The Eucharist and the Resurrection

The Eucharist and the Resurrection

By Br Bede Mullens “He who eats my flesh and drinks my blood has eternal life, and I will raise him up at the last day” (Jn. 6.54). Food and drink are necessities of life. They are gifts of God, and good things, inasmuch as they give us life.

“He who eats my flesh and drinks my blood has eternal life, and I will raise him up at the last day” (Jn. 6.54). Food and drink are necessities of life. They are gifts of God, and good things, inasmuch as they give us life.

So the Psalmist sings:
The eyes of all creatures look to you,
And you give them their food in due season;
You open wide your hand,
And satisfy the hunger of every living thing” (Ps. 144 (145).15-16).

The provision of food and drink is a sign of God’s providential care for all His creatures, and images of plenty are often associated with the promise of God’s Kingdom. The same psalm declares (v. 13), “Your kingdom is an everlasting kingdom, and your dominion endures throughout all generations.”

From this thought, we can derive an ascetical principle such as is captured in the saying, “Man does not live by bread alone, but by every word that comes from the mouth of God.” Food and drink are not really ends in themselves; they are only good because they sustain our life – biological, social and (if we are mindful to give thanks to God for them) spiritual. But we know full well that even this they do only in a measure: “let us eat and drink, for tomorrow we die” (Is. 22.13). And if we did not know it, the history of Israel gives us the lesson explicit, according to the saying of our Lord: “Your fathers ate the manna in the wilderness, and they died” (Jn. 6.49). The manna was miraculous, but it was the kind of miracle that (if I may be forgiven the triteness) only goes to show just how miraculous every day really is: if we did not already know, and take thought that our food is given us from God – well, what was given to the Israelites in the desert shows it. “You satisfy the hunger of every living thing.” Yet even they that ate the manna were forgetful of God’s kindnesses.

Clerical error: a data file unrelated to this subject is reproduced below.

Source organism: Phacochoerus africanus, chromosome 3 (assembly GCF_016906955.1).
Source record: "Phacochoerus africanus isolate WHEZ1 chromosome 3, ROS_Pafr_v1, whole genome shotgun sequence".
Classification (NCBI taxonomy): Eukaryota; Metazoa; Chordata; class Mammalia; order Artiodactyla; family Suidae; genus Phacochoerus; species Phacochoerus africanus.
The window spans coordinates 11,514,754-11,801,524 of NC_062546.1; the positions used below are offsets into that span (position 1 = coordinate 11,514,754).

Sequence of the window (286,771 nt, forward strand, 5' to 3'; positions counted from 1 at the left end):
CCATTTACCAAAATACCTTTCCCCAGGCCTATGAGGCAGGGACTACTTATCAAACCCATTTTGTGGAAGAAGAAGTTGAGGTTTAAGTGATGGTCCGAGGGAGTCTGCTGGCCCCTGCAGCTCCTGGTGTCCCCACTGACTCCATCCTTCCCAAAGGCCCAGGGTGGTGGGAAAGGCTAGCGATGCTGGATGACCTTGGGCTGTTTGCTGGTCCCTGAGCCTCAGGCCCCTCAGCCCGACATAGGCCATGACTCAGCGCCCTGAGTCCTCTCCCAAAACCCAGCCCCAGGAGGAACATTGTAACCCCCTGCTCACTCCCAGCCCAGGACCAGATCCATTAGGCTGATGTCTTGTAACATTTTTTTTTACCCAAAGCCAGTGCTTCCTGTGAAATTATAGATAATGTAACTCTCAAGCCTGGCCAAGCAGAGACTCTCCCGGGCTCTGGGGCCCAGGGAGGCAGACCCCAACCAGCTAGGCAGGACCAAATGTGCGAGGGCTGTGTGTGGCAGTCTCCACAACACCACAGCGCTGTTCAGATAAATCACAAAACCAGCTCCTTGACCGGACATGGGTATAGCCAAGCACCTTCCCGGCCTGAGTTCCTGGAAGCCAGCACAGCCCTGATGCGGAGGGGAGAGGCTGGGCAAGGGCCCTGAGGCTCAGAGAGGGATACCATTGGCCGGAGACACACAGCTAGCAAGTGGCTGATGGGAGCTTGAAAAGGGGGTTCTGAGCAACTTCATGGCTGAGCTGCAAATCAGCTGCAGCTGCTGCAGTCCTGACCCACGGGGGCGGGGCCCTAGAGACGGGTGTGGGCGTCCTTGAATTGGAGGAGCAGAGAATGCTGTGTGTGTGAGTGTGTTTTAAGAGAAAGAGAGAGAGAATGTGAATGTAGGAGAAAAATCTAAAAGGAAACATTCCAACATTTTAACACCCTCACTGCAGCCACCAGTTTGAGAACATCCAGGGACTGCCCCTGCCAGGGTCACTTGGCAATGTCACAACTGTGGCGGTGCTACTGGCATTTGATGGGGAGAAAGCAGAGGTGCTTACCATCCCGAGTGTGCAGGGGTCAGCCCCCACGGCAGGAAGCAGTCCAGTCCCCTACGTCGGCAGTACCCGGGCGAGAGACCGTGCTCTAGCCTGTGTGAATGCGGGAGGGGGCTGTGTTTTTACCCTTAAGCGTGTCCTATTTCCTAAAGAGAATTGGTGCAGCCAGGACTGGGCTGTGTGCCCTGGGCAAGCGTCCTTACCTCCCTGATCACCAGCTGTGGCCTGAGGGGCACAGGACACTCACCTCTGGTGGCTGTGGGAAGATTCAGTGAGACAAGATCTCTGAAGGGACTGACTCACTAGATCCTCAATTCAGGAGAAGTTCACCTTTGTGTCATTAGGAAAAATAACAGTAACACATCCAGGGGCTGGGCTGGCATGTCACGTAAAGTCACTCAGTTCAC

The Resurrection is another kind of miracle altogether. Of this the Lord said, “Behold, I am doing a new thing; now it springs forth – do you not perceive it?” (Is. 43.19). The Resurrection does not show forth more marvellously the ordinary impress of God’s creative seal upon the world; it is the first-fruits, the first sign of a new creation, new heavens and a new earth. This is how Christ’s resurrection from the dead differs from that of Lazarus, or of the widow’s son at Nain: they were restored to the same kind of life they already had, and they were bound to die again. But Christ’s new life is a total overcoming of death: “Christ risen from the dead, dies no more; death no longer lords it over Him” (Rom. 6.9). And so Christ’s new life is also an overcoming of the ordinary conditions of fleshly life: that much is evident from the Resurrection appearances.

“New wine, new skins,” we are told. Likewise new life, new food. If the food that comes up from the earth (and even the manna appeared up from the ground, like the dew), sustains an earthly life that is bound eventually to decline and to end, then the food that comes from heaven sustains a heavenly life that is immortal. And it sustains our life by giving us communion with Christ, who sits at the right hand of God – “the life he lives, He lives to God” (Rom. 6.10). So the Eucharist is not merely a gift from the hand of Him who bestows life and all good things: it is the Life-Giver’s very life bestowed upon us. It is not a mere means to an end, food so that we may live; this food is our life.

“You have died and your life is hid with Christ in God; when Christ appears, your life, then you too shall appear with Him in glory” (Col. 3.3-4). We labour in the ground for our earthly food, where it is hid. (The Greeks said that Zeus concealed it there after Prometheus stole fire from heaven; Scripture tells us our toil is the wages of sin.) The heavenly life we already share in we do not yet see for what it is, but it is there, it is stored up for us. Eyes of faith discern it dimly, and we shall taste it the more sweetly if we labour to unearth Christ, in Scripture and the Sacraments and in a life of hidden holiness after His own pattern. “Beloved, we are children of God, and it has not yet appeared what we shall be. We know that when it does appear, we shall be like Him, because we shall see Him as He is” (1 Jn. 3.2).


Br Bede was born in Enfield and grew up in Essex. He read Literae Humaniores at St Hugh’s College in the University of Oxford. It was in Oxford that he first met the Dominicans, and he joined the Order in 2017 after completing his degree. The writings of Pope Benedict XVI/Joseph Ratzinger greatly influenced his development in the Faith. He retains a wide interest in literature; among religious authors, he particularly admires St Augustine and St John Henry Newman.